Another book worth reading is Scourge the Heretic by Sandy Mitchell. While Abnett's writings may have inspired a fair amount of Dark Heresy this book is literally written for it. It focuses on a group of acolytes (arbitrator, assassin, psyker, two guardsmen and a tech-priest, to be specific) seeking out heresy on Sepheris Secundus.

There's a sequel to Scourge the Heretic due out next year as well, continuing where Scourge left off...


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#11 Snidesworth

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Posted 26 November 2008 - 01:53 AM

N0-1_H3r3 said:

 

There's a sequel to Scourge the Heretic due out next year as well, continuing where Scourge left off...

 

Good to hear. I hadn't heard word of a sequel until now and was afraid things would be left unfinished.



#12 Ikkaan

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Posted 26 November 2008 - 02:07 AM

Some people may argue that the original "inquisitors trilogy" (the one revolving around jaq draco and his grim band of adventurers) transport the feeling of the setting better than the (undisputedly good) dan abnett novels....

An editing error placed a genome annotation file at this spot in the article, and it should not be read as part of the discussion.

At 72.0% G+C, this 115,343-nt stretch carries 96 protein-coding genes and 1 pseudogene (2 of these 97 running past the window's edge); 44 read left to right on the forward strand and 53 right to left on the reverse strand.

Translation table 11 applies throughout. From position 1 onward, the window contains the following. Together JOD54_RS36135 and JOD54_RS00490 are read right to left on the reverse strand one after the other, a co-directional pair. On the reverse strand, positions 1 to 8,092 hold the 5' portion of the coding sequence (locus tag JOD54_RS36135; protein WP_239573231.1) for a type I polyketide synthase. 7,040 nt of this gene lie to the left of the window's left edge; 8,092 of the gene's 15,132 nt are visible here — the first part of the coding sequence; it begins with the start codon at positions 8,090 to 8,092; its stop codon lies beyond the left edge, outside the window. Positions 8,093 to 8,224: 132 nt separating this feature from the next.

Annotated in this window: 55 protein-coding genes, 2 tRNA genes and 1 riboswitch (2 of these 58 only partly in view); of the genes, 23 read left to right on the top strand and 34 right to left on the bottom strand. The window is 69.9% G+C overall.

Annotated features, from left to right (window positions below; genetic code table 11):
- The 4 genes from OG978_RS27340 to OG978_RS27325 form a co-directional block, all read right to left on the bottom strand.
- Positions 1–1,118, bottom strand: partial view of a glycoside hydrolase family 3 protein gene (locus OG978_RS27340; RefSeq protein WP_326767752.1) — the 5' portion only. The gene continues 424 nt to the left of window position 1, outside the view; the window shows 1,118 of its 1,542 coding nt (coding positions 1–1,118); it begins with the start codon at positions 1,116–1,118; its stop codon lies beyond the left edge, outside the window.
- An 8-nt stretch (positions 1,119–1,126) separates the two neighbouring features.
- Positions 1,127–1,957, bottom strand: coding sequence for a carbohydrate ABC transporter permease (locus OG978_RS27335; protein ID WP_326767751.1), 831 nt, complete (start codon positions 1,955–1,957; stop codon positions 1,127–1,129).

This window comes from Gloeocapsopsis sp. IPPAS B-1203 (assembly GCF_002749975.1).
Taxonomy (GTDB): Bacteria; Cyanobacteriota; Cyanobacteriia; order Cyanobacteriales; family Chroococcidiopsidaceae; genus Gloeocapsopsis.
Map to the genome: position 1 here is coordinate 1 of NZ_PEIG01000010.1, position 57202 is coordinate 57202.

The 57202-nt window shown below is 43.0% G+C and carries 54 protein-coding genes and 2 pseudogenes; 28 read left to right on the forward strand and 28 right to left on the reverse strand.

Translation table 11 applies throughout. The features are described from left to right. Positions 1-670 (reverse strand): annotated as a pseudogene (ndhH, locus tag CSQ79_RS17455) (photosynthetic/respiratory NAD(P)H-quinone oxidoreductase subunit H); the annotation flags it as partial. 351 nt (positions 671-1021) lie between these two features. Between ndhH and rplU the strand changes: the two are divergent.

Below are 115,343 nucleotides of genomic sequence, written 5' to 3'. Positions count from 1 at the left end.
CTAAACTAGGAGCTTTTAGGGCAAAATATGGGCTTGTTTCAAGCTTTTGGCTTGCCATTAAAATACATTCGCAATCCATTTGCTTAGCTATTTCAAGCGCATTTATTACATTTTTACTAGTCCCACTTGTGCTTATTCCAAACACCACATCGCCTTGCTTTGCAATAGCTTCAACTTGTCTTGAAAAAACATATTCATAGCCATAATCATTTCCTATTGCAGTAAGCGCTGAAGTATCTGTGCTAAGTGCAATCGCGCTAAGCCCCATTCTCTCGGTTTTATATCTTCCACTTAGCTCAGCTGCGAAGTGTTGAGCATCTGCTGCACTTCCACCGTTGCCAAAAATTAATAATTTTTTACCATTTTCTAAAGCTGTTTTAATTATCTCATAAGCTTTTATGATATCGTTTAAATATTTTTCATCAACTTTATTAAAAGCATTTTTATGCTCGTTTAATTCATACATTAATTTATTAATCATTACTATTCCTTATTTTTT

#13 Snidesworth

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Posted 26 November 2008 - 02:18 AM

I must say that I really, really do not rate Draco. Not read the next two books, but....eh. It's not quite Goto bad, but it was pretty poor.



#14 Ikkaan

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Posted 26 November 2008 - 02:23 AM

Snidesworth said:

I must say that I really, really do not rate Draco. Not read the next two books, but....eh. It's not quite Goto bad, but it was pretty poor.

Poor....it´s Ian Watson...a timeless piece of what 40k was....i won´t suggest to take it "like it´s all there is to know about 40k", but the basic idea is nicely shown. Cultists (Slaaneshi), Civilians, Space Marines, Abhumans, Traitors, Titans, Eldar...it got everything...